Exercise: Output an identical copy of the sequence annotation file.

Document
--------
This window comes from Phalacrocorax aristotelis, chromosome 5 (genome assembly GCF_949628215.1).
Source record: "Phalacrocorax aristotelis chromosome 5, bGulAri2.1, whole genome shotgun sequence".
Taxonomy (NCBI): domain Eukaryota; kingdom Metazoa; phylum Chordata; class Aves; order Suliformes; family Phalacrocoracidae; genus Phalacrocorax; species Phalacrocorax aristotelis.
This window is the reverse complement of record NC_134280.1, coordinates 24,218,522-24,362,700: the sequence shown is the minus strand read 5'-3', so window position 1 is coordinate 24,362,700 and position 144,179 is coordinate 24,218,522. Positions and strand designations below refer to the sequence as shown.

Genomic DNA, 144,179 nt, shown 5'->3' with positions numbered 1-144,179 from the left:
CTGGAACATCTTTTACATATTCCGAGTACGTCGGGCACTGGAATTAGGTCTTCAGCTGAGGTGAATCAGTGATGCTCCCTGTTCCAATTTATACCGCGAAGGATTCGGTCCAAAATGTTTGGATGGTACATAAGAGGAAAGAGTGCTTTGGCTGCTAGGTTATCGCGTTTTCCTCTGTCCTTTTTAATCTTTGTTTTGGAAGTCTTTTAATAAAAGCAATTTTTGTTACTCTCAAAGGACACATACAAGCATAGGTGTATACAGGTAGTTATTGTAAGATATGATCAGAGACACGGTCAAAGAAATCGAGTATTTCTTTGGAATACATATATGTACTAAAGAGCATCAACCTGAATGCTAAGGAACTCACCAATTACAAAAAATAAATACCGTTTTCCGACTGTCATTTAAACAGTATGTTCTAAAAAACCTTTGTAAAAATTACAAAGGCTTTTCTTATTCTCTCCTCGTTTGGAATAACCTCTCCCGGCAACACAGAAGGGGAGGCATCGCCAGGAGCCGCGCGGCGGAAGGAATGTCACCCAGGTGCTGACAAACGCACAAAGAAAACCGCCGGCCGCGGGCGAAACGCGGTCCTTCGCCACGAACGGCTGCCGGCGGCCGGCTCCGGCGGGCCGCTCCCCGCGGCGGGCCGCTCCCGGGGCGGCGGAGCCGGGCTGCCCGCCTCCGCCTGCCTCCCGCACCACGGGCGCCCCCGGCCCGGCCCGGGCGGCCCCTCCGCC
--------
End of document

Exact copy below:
This window comes from Phalacrocorax aristotelis, chromosome 5 (genome assembly GCF_949628215.1).
Source record: "Phalacrocorax aristotelis chromosome 5, bGulAri2.1, whole genome shotgun sequence".
Taxonomy (NCBI): domain Eukaryota; kingdom Metazoa; phylum Chordata; class Aves; order Suliformes; family Phalacrocoracidae; genus Phalacrocorax; species Phalacrocorax aristotelis.
This window is the reverse complement of record NC_134280.1, coordinates 24,218,522-24,362,700: the sequence shown is the minus strand read 5'-3', so window position 1 is coordinate 24,362,700 and position 144,179 is coordinate 24,218,522. Positions and strand designations below refer to the sequence as shown.

Genomic DNA, 144,179 nt, shown 5'->3' with positions numbered 1-144,179 from the left:
CTGGAACATCTTTTACATATTCCGAGTACGTCGGGCACTGGAATTAGGTCTTCAGCTGAGGTGAATCAGTGATGCTCCCTGTTCCAATTTATACCGCGAAGGATTCGGTCCAAAATGTTTGGATGGTACATAAGAGGAAAGAGTGCTTTGGCTGCTAGGTTATCGCGTTTTCCTCTGTCCTTTTTAATCTTTGTTTTGGAAGTCTTTTAATAAAAGCAATTTTTGTTACTCTCAAAGGACACATACAAGCATAGGTGTATACAGGTAGTTATTGTAAGATATGATCAGAGACACGGTCAAAGAAATCGAGTATTTCTTTGGAATACATATATGTACTAAAGAGCATCAACCTGAATGCTAAGGAACTCACCAATTACAAAAAATAAATACCGTTTTCCGACTGTCATTTAAACAGTATGTTCTAAAAAACCTTTGTAAAAATTACAAAGGCTTTTCTTATTCTCTCCTCGTTTGGAATAACCTCTCCCGGCAACACAGAAGGGGAGGCATCGCCAGGAGCCGCGCGGCGGAAGGAATGTCACCCAGGTGCTGACAAACGCACAAAGAAAACCGCCGGCCGCGGGCGAAACGCGGTCCTTCGCCACGAACGGCTGCCGGCGGCCGGCTCCGGCGGGCCGCTCCCCGCGGCGGGCCGCTCCCGGGGCGGCGGAGCCGGGCTGCCCGCCTCCGCCTGCCTCCCGCACCACGGGCGCCCCCGGCCCGGCCCGGGCGGCCCCTCCGCC